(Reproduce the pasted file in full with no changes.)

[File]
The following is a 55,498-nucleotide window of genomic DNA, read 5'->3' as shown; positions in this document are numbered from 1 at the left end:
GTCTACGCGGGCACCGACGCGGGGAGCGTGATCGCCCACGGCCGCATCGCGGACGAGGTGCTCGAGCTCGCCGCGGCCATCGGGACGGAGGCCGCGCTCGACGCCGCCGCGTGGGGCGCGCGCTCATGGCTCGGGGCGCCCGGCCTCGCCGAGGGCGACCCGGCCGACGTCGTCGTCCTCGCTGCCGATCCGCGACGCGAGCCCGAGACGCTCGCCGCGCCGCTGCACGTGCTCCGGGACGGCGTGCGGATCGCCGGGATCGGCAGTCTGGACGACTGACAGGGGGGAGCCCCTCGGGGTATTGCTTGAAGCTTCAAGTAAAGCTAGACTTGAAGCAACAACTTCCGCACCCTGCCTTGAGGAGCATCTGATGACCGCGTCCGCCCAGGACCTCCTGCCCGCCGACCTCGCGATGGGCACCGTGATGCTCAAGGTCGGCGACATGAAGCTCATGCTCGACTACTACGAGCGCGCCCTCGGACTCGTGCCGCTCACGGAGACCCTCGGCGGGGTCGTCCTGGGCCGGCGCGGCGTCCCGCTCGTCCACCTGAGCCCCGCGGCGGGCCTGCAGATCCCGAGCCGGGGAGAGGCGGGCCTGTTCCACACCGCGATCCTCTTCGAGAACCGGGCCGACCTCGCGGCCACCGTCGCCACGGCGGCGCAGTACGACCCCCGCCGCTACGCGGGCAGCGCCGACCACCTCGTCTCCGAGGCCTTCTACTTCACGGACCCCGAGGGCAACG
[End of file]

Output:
The following is a 55,498-nucleotide window of genomic DNA, read 5'->3' as shown; positions in this document are numbered from 1 at the left end:
GTCTACGCGGGCACCGACGCGGGGAGCGTGATCGCCCACGGCCGCATCGCGGACGAGGTGCTCGAGCTCGCCGCGGCCATCGGGACGGAGGCCGCGCTCGACGCCGCCGCGTGGGGCGCGCGCTCATGGCTCGGGGCGCCCGGCCTCGCCGAGGGCGACCCGGCCGACGTCGTCGTCCTCGCTGCCGATCCGCGACGCGAGCCCGAGACGCTCGCCGCGCCGCTGCACGTGCTCCGGGACGGCGTGCGGATCGCCGGGATCGGCAGTCTGGACGACTGACAGGGGGGAGCCCCTCGGGGTATTGCTTGAAGCTTCAAGTAAAGCTAGACTTGAAGCAACAACTTCCGCACCCTGCCTTGAGGAGCATCTGATGACCGCGTCCGCCCAGGACCTCCTGCCCGCCGACCTCGCGATGGGCACCGTGATGCTCAAGGTCGGCGACATGAAGCTCATGCTCGACTACTACGAGCGCGCCCTCGGACTCGTGCCGCTCACGGAGACCCTCGGCGGGGTCGTCCTGGGCCGGCGCGGCGTCCCGCTCGTCCACCTGAGCCCCGCGGCGGGCCTGCAGATCCCGAGCCGGGGAGAGGCGGGCCTGTTCCACACCGCGATCCTCTTCGAGAACCGGGCCGACCTCGCGGCCACCGTCGCCACGGCGGCGCAGTACGACCCCCGCCGCTACGCGGGCAGCGCCGACCACCTCGTCTCCGAGGCCTTCTACTTCACGGACCCCGAGGGCAACG